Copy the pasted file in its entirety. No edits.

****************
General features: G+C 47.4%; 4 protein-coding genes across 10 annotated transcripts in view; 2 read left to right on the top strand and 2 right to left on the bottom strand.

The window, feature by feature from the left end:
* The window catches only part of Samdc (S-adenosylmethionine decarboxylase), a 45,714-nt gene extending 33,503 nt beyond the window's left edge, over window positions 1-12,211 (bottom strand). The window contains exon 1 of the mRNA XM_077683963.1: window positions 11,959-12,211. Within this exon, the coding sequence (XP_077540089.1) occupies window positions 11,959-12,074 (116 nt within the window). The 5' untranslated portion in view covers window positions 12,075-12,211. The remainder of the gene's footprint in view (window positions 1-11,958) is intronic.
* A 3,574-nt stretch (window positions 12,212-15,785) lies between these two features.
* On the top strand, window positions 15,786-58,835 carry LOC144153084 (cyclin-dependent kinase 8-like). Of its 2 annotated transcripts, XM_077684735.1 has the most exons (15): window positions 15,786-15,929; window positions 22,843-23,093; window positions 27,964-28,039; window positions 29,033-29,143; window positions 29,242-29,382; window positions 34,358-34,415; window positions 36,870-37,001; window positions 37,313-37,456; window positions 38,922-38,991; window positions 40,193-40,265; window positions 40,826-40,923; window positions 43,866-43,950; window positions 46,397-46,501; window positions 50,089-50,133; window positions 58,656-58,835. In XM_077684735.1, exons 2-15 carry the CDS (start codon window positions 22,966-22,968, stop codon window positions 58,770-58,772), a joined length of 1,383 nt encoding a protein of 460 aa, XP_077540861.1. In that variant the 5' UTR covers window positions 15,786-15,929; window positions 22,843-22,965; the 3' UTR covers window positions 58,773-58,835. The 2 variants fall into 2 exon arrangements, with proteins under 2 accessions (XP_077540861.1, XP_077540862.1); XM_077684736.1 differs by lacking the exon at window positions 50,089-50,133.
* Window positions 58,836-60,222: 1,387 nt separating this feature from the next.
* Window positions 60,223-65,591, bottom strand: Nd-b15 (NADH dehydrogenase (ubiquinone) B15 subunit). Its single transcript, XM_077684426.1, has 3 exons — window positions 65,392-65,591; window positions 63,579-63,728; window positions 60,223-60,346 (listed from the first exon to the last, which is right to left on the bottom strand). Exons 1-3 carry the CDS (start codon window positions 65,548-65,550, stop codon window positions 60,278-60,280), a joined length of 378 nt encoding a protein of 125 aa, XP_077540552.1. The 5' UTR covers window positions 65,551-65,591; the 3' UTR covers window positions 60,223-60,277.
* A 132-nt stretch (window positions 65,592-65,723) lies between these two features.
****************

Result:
General features: G+C 47.4%; 4 protein-coding genes across 10 annotated transcripts in view; 2 read left to right on the top strand and 2 right to left on the bottom strand.

The window, feature by feature from the left end:
* The window catches only part of Samdc (S-adenosylmethionine decarboxylase), a 45,714-nt gene extending 33,503 nt beyond the window's left edge, over window positions 1-12,211 (bottom strand). The window contains exon 1 of the mRNA XM_077683963.1: window positions 11,959-12,211. Within this exon, the coding sequence (XP_077540089.1) occupies window positions 11,959-12,074 (116 nt within the window). The 5' untranslated portion in view covers window positions 12,075-12,211. The remainder of the gene's footprint in view (window positions 1-11,958) is intronic.
* A 3,574-nt stretch (window positions 12,212-15,785) lies between these two features.
* On the top strand, window positions 15,786-58,835 carry LOC144153084 (cyclin-dependent kinase 8-like). Of its 2 annotated transcripts, XM_077684735.1 has the most exons (15): window positions 15,786-15,929; window positions 22,843-23,093; window positions 27,964-28,039; window positions 29,033-29,143; window positions 29,242-29,382; window positions 34,358-34,415; window positions 36,870-37,001; window positions 37,313-37,456; window positions 38,922-38,991; window positions 40,193-40,265; window positions 40,826-40,923; window positions 43,866-43,950; window positions 46,397-46,501; window positions 50,089-50,133; window positions 58,656-58,835. In XM_077684735.1, exons 2-15 carry the CDS (start codon window positions 22,966-22,968, stop codon window positions 58,770-58,772), a joined length of 1,383 nt encoding a protein of 460 aa, XP_077540861.1. In that variant the 5' UTR covers window positions 15,786-15,929; window positions 22,843-22,965; the 3' UTR covers window positions 58,773-58,835. The 2 variants fall into 2 exon arrangements, with proteins under 2 accessions (XP_077540861.1, XP_077540862.1); XM_077684736.1 differs by lacking the exon at window positions 50,089-50,133.
* Window positions 58,836-60,222: 1,387 nt separating this feature from the next.
* Window positions 60,223-65,591, bottom strand: Nd-b15 (NADH dehydrogenase (ubiquinone) B15 subunit). Its single transcript, XM_077684426.1, has 3 exons — window positions 65,392-65,591; window positions 63,579-63,728; window positions 60,223-60,346 (listed from the first exon to the last, which is right to left on the bottom strand). Exons 1-3 carry the CDS (start codon window positions 65,548-65,550, stop codon window positions 60,278-60,280), a joined length of 378 nt encoding a protein of 125 aa, XP_077540552.1. The 5' UTR covers window positions 65,551-65,591; the 3' UTR covers window positions 60,223-60,277.
* A 132-nt stretch (window positions 65,592-65,723) lies between these two features.